24. Since I do not own too many green inks, I cannot show very similar inks to compare. Instead I thought it would be useful to show where it lies in the spectrum between yellow/brown leaning greens like Krishna Ghat-green/ Sailor Tokiwa-Matsu and a teal leaning green like Diamine Aurora Borealis... Overall, I'd say its a pleasant color though not a very uncommon one - nothing screams out as unique or special about the colour or the ink's abilities but it is a nice pleasant green if you want only one green ink, and being Noodler's it is pretty inexpensive. Shame about the feathering though, this is not an ink which you'd pick if you write often on absorbent or average to cheap paper. Even when it doesn't quite feather, it spreads quite bit on absorbent paper. As my pic below shows - the line width of this ink coming out of my PenBBS mini-fude F is wider than even my medium Jowo, Bock or Montegrappa nibs (generally I find the mini fude to write slightly broader than a western fine on down strokes and like a western fine on side strokes). Note that probably 90% of my inks do not feather or spread on this Muji copy paper. Another picture of the feathering on cheap copy paper Note: the color variation in the 'whites' of the papers is native to the papers. I set white balance on a white card and then didn't edit for each picture - but some casts cannot be ruled out.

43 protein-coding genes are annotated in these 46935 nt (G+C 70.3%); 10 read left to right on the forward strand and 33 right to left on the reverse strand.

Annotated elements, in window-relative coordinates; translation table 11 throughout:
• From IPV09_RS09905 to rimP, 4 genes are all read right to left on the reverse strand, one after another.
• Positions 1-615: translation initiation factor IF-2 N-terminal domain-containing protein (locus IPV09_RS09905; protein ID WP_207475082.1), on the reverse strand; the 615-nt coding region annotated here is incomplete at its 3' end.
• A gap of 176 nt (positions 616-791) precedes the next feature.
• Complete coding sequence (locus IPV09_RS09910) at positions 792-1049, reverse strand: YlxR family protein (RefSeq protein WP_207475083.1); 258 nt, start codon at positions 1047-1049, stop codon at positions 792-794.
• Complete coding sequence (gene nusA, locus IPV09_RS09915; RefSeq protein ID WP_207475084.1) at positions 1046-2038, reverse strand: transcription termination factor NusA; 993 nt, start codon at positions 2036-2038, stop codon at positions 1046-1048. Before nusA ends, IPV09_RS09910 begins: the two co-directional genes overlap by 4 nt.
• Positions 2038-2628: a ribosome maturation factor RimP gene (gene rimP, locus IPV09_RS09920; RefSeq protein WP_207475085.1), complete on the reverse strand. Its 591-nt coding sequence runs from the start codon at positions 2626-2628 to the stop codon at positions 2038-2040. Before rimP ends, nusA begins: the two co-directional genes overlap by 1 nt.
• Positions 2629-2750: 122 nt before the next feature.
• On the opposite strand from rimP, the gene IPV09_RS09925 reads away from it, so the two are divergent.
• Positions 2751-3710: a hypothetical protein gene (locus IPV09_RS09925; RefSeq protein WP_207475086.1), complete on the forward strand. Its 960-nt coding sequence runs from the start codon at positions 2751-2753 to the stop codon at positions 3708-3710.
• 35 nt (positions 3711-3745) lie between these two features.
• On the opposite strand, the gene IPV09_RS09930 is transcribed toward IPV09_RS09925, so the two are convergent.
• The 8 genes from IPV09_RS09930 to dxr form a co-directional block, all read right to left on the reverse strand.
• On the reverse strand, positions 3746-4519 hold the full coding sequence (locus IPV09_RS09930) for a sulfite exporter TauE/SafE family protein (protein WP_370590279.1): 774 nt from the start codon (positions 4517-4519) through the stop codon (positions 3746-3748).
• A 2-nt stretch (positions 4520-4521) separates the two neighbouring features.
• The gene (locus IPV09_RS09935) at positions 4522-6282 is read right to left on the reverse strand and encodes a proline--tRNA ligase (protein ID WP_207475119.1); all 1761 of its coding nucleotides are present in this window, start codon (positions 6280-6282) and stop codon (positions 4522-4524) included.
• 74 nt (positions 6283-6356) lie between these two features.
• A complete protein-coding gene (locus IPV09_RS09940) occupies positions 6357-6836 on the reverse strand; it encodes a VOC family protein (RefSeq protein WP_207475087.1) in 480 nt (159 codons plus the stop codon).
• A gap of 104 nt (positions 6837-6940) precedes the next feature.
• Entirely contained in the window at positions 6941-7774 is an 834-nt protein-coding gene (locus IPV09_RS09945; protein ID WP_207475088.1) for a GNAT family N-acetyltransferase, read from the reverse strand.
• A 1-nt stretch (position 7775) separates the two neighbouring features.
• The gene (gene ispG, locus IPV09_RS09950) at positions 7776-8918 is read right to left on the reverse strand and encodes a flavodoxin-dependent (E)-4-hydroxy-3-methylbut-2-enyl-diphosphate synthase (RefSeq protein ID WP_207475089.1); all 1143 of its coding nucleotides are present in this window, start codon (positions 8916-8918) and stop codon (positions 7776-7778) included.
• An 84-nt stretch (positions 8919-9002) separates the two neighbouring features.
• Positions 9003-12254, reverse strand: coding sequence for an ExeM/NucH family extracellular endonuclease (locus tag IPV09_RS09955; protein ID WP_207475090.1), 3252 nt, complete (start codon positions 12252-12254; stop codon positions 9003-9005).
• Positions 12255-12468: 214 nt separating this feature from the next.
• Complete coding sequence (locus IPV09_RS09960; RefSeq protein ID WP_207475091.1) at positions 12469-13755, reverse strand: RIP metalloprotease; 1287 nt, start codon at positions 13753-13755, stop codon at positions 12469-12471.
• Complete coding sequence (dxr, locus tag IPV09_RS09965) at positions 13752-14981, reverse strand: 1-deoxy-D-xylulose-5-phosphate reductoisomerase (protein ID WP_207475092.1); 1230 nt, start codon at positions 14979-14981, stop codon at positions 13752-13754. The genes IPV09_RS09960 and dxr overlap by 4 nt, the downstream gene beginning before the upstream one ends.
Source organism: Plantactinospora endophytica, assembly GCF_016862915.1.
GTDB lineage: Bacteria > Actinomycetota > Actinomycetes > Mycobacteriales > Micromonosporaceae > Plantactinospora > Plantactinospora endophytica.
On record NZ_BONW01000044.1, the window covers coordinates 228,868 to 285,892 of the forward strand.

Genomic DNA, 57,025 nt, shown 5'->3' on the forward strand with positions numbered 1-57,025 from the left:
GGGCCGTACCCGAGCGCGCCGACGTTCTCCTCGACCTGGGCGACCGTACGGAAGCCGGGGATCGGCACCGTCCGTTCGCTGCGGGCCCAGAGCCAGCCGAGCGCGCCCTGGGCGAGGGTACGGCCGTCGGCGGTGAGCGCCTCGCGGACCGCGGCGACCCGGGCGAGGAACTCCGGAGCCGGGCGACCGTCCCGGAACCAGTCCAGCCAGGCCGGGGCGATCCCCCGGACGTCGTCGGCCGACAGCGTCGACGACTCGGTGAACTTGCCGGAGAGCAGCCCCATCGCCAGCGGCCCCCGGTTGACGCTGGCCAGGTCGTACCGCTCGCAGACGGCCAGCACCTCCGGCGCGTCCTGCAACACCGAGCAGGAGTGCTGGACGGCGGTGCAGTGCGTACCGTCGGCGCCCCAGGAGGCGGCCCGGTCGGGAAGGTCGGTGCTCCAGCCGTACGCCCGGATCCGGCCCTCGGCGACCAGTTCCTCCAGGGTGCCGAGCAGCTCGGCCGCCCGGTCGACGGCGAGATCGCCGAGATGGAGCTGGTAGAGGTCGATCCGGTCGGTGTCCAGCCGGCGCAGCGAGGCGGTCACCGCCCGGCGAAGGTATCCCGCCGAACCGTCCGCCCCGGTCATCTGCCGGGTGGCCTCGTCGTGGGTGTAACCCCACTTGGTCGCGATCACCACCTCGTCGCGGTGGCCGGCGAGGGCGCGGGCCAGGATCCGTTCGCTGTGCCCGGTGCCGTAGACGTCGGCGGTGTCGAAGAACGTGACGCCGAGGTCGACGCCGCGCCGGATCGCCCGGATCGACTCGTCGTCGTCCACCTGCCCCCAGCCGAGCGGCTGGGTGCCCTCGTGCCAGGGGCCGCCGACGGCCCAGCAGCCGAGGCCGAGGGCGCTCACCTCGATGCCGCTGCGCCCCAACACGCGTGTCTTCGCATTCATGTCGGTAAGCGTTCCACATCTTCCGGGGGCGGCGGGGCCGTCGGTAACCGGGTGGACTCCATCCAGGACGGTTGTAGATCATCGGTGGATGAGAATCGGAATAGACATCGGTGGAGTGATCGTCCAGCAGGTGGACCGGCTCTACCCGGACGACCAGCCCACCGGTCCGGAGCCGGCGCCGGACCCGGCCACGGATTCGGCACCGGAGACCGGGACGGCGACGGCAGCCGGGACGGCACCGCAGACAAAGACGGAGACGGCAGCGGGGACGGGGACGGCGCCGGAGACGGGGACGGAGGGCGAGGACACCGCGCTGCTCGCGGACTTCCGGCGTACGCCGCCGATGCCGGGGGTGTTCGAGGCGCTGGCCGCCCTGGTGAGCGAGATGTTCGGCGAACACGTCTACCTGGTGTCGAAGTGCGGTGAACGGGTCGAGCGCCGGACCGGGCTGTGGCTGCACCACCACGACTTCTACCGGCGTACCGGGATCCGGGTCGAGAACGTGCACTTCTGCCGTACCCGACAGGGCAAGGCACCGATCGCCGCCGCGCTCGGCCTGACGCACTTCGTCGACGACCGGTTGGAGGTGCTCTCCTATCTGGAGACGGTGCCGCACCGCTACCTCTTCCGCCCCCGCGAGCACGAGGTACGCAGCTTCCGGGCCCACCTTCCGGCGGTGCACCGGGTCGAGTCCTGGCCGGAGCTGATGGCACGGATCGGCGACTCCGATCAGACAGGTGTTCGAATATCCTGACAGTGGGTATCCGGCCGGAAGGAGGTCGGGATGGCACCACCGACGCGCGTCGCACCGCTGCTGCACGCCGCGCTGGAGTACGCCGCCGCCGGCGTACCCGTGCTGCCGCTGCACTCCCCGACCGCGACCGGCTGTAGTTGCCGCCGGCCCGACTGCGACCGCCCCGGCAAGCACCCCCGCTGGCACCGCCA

25. Hello everybody! It's my first time in this subforum, so please alert me if I'm doing something wrong. I have somehow accumulated over 20 different bottles of ink and 50 samples in the past two years. Love the variety, but some of these bottles don't get much use, and the ink in them just ages on my shelf. That's been bothering me a lot, since they're actually superb inks that just have had the bad luck of ending up in the hands of someone who doesn't appreciate them the way they deserve. So I'd like to send some of these out as big 5ml samples to anyone who's interested, in exchange for the same courtesy. I feel that that way, each of us gets to try new inks, and since everybody would pay postage, it wouldn't cost one more than the other. Full-sized bottles: De Atramentis AubergineDiamine AmaranthDiamine Ancient CopperDiamine Autumn OakDiamine Asa BlueDiamine BilberryDiamine Classic GreenDiamine Earl GreyDiamine Golden BrownDiamine Majestic BlueDiamine OxbloodDiamine SyrahJ. Herbin Bouquet d'AntanJ. Herbin Lie de ThéJ. Herbin Poussière de LuneKWZ HoneyKWZ MaroonNoodler's Heart of DarknessRohrer & Klingner Alt-GoldgrünRohrer & Klingner HelianthusRohrer & Klingner SalixRohrer & Klingner SepiaSailor Jentle/Shikiori MiruaiSailor Jentle/Shikiori Oku-YamaSailor Jentle/Shikiori Rikyu-ChaSailor Jentle/Shikiori Tokiwa-MatsuSailor Jentle/Shikiori Yama-DoriSailor Nano Sei-Boku Samples: Diamine China BlueL'Artisan Pastellier Callifolio Heure DoréeSailor Jentle/Shikiori Waka-UguisuJ. Herbin Vert OliveSuper5 Frankfurt